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(Redirected from Prescriptive grammar)

Prescriptive grammar holds that a definitive set of rules exist which govern the use of a language. Accordingly, a believer in prescriptive grammar considers that there are things which are acceptable and "correct", and others which are not. Some believers in prescriptive grammar object to any changes in the grammatical form of the language over time.

Prescriptive grammar and native speakers[edit]

There is some debate about whether prescriptive grammar is appropriate when dealing with native speakers of the English language. As there are no national bodies charged with pontificating on the "rules" of any variety of English, it would seem a little strange to attempt to hold native speakers to such hypothetical rules. Consequently the language produced by native speakers may be more productively analysed under the term descriptive grammar.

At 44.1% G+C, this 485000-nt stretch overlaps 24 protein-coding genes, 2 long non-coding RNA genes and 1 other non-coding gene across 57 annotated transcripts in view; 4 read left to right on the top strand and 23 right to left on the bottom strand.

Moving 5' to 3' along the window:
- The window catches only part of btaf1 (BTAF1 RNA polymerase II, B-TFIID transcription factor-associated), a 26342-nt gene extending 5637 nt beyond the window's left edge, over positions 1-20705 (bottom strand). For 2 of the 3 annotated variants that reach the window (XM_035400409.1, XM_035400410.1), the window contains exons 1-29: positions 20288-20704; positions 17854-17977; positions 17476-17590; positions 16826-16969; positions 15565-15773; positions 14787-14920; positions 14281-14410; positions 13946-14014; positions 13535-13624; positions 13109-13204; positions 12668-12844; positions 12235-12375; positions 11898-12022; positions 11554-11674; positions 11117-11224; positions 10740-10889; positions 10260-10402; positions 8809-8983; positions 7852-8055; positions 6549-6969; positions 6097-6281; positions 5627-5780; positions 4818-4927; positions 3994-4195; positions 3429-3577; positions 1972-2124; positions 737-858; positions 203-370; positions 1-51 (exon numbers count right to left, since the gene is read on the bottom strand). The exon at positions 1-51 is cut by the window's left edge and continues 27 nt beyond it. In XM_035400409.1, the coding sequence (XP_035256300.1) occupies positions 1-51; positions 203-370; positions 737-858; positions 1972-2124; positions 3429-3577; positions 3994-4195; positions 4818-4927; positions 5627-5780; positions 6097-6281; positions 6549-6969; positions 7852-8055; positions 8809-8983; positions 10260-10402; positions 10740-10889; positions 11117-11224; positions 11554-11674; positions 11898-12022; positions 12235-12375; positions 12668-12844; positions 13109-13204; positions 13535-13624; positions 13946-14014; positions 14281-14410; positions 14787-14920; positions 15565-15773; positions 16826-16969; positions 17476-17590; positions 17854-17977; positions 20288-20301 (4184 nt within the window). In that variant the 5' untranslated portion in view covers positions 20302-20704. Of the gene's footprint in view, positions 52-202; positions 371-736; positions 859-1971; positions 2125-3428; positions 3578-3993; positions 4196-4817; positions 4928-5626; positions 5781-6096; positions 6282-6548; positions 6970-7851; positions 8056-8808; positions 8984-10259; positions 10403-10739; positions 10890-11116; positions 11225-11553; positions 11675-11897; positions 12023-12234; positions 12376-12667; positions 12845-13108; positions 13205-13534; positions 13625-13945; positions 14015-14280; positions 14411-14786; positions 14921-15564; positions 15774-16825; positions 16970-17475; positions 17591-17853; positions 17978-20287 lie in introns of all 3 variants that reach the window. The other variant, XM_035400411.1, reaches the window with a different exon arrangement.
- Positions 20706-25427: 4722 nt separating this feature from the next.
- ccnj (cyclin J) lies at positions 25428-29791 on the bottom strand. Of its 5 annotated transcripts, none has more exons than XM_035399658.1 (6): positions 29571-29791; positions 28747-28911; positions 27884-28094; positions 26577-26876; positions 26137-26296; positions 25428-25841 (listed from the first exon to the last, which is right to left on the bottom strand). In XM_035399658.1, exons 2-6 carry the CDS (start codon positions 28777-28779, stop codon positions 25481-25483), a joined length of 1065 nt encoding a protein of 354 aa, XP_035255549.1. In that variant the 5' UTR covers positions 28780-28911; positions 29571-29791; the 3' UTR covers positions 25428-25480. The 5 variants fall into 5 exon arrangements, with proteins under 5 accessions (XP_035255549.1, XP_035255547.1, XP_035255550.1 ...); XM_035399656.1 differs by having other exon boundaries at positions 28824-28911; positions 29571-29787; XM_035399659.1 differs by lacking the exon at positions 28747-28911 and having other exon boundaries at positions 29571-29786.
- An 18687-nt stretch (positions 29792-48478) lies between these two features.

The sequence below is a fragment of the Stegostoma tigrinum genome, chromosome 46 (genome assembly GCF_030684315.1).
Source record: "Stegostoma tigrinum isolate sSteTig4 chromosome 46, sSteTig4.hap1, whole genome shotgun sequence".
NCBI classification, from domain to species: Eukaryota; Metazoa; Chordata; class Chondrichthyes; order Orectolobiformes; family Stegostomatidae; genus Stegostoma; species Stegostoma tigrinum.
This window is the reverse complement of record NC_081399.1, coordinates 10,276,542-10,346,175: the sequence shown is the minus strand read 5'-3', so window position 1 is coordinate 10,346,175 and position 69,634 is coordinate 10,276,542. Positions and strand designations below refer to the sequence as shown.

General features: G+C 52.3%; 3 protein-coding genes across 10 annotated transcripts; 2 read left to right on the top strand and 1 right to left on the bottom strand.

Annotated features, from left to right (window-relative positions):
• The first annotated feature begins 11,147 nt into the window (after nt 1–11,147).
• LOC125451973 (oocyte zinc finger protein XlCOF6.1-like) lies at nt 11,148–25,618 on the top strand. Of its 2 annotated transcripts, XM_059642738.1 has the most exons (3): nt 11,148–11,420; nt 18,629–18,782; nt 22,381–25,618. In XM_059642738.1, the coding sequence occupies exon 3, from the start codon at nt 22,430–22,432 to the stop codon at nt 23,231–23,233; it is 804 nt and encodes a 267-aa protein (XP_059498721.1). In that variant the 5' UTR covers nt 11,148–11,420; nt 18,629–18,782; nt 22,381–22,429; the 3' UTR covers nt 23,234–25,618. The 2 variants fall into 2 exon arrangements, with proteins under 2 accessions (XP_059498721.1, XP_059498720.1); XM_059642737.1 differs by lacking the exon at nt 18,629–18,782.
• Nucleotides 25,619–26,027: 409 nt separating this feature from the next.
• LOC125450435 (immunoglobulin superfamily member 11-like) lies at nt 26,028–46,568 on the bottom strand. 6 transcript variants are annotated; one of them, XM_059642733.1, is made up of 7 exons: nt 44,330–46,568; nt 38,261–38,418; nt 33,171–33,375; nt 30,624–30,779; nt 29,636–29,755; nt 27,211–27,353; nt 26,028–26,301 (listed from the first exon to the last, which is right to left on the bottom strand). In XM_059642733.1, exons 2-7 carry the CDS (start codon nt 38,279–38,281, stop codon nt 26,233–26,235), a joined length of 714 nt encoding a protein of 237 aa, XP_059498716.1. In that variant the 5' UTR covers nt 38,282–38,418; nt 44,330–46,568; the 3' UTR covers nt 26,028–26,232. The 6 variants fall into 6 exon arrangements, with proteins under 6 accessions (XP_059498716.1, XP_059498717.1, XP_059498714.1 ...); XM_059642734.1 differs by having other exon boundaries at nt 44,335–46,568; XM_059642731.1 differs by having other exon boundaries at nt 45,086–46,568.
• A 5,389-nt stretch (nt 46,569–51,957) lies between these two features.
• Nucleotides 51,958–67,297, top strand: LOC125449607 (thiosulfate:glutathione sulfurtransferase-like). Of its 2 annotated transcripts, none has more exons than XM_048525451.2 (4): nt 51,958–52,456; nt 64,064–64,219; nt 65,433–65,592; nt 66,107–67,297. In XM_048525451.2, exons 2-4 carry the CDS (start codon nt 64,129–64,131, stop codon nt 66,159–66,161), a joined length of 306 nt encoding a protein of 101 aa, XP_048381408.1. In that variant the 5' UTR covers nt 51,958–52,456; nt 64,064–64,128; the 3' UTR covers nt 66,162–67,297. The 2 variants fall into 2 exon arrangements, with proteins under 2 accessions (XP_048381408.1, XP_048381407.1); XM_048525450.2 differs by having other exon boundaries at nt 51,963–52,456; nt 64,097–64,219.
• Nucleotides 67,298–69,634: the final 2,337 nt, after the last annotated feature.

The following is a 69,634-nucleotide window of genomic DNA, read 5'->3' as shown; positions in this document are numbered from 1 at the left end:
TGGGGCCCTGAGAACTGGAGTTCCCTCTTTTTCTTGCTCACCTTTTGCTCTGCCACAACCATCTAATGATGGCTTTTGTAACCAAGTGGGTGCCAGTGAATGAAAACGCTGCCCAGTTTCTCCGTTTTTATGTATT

Prescriptive grammar and language learners[edit]

It seems to be clear that language learners, on the other hand, will benefit from some form of prescriptive grammar as they want, and need, to be told what is acceptable and what is not.

See also[edit]

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